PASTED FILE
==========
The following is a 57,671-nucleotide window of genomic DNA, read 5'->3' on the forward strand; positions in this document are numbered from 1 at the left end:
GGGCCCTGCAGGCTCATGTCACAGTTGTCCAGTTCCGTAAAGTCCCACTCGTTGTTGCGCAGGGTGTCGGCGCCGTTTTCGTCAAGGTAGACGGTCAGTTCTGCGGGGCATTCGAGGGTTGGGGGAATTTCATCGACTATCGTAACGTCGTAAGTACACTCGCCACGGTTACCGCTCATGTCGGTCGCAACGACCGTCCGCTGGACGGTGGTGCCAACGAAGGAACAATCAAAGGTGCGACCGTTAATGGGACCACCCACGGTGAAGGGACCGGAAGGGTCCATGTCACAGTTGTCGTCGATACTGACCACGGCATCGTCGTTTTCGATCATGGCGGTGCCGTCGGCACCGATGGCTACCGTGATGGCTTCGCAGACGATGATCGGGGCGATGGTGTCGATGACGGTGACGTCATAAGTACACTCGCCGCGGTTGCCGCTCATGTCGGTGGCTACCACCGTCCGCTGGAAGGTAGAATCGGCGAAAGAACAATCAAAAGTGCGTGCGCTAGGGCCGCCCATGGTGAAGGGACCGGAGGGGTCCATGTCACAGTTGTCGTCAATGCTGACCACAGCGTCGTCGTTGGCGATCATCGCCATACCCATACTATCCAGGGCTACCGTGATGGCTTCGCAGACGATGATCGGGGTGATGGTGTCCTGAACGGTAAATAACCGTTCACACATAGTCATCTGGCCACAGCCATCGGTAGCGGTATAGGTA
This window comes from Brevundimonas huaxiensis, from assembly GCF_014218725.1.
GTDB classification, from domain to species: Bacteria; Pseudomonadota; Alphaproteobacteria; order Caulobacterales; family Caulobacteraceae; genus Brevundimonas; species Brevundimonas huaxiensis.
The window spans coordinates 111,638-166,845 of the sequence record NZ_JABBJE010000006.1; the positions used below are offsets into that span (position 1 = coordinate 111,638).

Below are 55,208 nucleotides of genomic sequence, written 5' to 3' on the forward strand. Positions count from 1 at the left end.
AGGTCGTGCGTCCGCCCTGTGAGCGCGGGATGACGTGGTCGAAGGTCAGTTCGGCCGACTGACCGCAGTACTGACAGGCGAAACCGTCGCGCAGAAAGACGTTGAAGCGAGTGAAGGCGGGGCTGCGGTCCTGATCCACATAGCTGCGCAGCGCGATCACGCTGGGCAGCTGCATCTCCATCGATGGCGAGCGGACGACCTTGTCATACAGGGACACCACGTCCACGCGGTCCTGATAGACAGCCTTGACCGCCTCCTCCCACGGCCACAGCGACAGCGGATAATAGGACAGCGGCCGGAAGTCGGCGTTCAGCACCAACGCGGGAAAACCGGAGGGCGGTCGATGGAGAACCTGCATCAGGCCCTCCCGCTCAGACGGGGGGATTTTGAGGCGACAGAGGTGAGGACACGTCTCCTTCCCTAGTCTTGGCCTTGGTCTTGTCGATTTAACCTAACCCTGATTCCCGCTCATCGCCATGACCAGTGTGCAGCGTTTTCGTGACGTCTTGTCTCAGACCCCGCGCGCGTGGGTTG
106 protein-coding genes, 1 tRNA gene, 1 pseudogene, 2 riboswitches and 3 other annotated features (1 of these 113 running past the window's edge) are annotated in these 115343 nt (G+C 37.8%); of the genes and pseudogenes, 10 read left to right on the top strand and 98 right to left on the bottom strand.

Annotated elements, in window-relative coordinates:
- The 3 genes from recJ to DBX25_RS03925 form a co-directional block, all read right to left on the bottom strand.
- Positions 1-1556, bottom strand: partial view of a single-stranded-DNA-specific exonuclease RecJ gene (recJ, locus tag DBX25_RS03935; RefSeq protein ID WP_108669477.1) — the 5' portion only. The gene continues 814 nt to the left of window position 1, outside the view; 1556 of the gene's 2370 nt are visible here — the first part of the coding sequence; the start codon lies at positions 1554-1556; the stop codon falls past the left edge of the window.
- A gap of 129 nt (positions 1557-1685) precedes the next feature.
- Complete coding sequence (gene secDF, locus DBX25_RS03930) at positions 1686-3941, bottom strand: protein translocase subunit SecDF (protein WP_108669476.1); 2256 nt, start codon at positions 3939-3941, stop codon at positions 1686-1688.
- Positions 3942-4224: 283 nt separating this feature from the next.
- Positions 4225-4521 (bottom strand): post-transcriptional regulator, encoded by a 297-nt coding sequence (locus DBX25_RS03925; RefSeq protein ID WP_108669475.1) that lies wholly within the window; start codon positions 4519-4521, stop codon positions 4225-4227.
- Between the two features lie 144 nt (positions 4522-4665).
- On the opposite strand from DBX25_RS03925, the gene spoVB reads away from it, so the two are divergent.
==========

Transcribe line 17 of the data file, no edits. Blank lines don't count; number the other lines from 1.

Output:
- On the opposite strand from DBX25_RS03925, the gene spoVB reads away from it, so the two are divergent.